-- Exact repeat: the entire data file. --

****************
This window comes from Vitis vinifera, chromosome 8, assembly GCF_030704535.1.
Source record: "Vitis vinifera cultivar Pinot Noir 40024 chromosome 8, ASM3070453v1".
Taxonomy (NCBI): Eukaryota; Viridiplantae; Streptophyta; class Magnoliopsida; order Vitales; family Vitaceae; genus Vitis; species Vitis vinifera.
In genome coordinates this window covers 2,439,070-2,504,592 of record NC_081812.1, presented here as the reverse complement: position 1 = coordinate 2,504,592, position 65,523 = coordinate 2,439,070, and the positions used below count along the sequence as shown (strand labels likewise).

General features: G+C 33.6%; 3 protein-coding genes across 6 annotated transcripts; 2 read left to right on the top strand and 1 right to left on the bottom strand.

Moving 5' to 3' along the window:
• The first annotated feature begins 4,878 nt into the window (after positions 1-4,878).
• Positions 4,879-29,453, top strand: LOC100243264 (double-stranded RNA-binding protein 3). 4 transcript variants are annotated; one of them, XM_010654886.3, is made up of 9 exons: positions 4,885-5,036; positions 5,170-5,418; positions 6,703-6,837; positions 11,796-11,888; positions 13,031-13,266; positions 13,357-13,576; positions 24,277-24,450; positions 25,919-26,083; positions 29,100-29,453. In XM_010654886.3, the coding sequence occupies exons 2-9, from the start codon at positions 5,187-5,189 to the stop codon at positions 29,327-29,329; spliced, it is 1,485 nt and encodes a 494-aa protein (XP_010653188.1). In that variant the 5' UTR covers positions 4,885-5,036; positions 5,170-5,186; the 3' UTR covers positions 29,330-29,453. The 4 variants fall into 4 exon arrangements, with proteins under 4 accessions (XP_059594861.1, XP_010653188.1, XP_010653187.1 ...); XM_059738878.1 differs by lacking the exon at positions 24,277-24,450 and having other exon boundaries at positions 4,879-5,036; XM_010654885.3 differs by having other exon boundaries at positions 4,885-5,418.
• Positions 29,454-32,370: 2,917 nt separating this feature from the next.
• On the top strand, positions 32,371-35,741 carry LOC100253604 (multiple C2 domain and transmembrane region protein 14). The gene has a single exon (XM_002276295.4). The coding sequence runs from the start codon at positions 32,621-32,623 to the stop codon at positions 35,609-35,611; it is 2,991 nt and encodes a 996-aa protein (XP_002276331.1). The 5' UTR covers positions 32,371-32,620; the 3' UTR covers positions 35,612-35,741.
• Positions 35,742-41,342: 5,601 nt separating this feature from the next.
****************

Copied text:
This window comes from Vitis vinifera, chromosome 8, assembly GCF_030704535.1.
Source record: "Vitis vinifera cultivar Pinot Noir 40024 chromosome 8, ASM3070453v1".
Taxonomy (NCBI): Eukaryota; Viridiplantae; Streptophyta; class Magnoliopsida; order Vitales; family Vitaceae; genus Vitis; species Vitis vinifera.
In genome coordinates this window covers 2,439,070-2,504,592 of record NC_081812.1, presented here as the reverse complement: position 1 = coordinate 2,504,592, position 65,523 = coordinate 2,439,070, and the positions used below count along the sequence as shown (strand labels likewise).

General features: G+C 33.6%; 3 protein-coding genes across 6 annotated transcripts; 2 read left to right on the top strand and 1 right to left on the bottom strand.

Moving 5' to 3' along the window:
• The first annotated feature begins 4,878 nt into the window (after positions 1-4,878).
• Positions 4,879-29,453, top strand: LOC100243264 (double-stranded RNA-binding protein 3). 4 transcript variants are annotated; one of them, XM_010654886.3, is made up of 9 exons: positions 4,885-5,036; positions 5,170-5,418; positions 6,703-6,837; positions 11,796-11,888; positions 13,031-13,266; positions 13,357-13,576; positions 24,277-24,450; positions 25,919-26,083; positions 29,100-29,453. In XM_010654886.3, the coding sequence occupies exons 2-9, from the start codon at positions 5,187-5,189 to the stop codon at positions 29,327-29,329; spliced, it is 1,485 nt and encodes a 494-aa protein (XP_010653188.1). In that variant the 5' UTR covers positions 4,885-5,036; positions 5,170-5,186; the 3' UTR covers positions 29,330-29,453. The 4 variants fall into 4 exon arrangements, with proteins under 4 accessions (XP_059594861.1, XP_010653188.1, XP_010653187.1 ...); XM_059738878.1 differs by lacking the exon at positions 24,277-24,450 and having other exon boundaries at positions 4,879-5,036; XM_010654885.3 differs by having other exon boundaries at positions 4,885-5,418.
• Positions 29,454-32,370: 2,917 nt separating this feature from the next.
• On the top strand, positions 32,371-35,741 carry LOC100253604 (multiple C2 domain and transmembrane region protein 14). The gene has a single exon (XM_002276295.4). The coding sequence runs from the start codon at positions 32,621-32,623 to the stop codon at positions 35,609-35,611; it is 2,991 nt and encodes a 996-aa protein (XP_002276331.1). The 5' UTR covers positions 32,371-32,620; the 3' UTR covers positions 35,612-35,741.
• Positions 35,742-41,342: 5,601 nt separating this feature from the next.